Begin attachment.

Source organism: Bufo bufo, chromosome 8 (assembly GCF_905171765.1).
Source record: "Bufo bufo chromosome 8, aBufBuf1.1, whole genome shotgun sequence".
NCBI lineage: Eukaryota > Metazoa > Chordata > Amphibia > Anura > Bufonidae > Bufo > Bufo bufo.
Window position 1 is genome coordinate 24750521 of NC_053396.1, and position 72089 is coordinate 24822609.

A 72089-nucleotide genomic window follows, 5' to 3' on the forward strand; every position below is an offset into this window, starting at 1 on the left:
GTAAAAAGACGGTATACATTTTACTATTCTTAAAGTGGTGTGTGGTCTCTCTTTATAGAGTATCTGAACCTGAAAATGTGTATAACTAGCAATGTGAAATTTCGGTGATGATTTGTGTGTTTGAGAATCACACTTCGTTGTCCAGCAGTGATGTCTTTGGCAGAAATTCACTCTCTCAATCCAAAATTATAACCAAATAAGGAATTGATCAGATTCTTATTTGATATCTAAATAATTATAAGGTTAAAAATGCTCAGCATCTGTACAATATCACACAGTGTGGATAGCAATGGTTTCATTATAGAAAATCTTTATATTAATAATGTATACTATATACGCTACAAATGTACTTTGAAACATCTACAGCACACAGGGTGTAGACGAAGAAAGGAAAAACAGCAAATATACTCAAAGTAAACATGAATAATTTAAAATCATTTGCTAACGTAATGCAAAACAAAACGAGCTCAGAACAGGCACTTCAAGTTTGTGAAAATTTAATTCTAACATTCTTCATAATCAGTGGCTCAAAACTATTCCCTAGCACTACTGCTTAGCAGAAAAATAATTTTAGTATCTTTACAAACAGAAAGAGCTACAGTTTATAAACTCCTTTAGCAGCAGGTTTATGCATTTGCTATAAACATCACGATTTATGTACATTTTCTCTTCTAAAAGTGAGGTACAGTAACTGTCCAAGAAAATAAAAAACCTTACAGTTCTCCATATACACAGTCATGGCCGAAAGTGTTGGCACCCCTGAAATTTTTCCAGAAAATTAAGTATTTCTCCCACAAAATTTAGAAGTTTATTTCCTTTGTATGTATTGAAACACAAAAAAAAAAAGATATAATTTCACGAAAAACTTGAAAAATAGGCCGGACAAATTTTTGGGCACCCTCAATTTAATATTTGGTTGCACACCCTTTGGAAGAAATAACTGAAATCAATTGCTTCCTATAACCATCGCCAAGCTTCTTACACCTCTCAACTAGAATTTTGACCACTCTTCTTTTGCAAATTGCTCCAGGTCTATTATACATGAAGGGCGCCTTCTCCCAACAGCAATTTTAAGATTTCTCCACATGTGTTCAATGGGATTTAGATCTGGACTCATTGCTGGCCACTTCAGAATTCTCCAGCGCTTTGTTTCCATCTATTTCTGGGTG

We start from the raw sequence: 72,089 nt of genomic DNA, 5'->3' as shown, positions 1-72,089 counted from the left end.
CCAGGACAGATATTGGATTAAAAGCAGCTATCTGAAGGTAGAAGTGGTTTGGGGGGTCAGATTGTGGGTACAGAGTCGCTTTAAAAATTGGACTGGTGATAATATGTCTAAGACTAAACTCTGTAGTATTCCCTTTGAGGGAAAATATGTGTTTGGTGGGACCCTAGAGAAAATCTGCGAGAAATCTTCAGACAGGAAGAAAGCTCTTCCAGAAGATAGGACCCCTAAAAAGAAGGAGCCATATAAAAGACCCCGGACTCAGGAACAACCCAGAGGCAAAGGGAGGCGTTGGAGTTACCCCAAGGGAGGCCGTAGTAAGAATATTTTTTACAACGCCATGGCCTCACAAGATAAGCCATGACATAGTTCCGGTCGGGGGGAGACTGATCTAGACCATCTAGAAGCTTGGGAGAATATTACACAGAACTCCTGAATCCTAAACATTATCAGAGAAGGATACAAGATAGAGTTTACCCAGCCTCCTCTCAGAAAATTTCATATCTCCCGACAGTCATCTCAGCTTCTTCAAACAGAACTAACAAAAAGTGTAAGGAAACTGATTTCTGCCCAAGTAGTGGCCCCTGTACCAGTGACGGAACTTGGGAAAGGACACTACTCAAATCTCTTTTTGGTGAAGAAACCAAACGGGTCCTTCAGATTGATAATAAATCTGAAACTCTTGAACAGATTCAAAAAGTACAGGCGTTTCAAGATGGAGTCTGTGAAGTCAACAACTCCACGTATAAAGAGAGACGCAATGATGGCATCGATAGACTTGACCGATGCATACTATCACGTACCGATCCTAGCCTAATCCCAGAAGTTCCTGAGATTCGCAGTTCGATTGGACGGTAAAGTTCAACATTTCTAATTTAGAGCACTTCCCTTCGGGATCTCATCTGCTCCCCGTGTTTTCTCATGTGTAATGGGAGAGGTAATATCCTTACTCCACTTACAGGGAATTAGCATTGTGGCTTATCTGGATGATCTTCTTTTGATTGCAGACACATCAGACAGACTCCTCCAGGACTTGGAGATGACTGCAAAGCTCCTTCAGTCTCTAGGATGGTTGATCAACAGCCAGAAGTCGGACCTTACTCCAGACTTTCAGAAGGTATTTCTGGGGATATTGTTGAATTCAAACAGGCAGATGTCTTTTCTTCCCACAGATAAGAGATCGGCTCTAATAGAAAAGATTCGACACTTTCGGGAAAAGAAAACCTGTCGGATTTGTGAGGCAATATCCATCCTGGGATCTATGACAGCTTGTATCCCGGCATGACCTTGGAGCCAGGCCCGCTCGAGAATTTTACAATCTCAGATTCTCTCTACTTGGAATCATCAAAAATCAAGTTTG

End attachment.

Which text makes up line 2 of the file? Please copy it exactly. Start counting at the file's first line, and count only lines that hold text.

Source record: "Bufo bufo chromosome 8, aBufBuf1.1, whole genome shotgun sequence".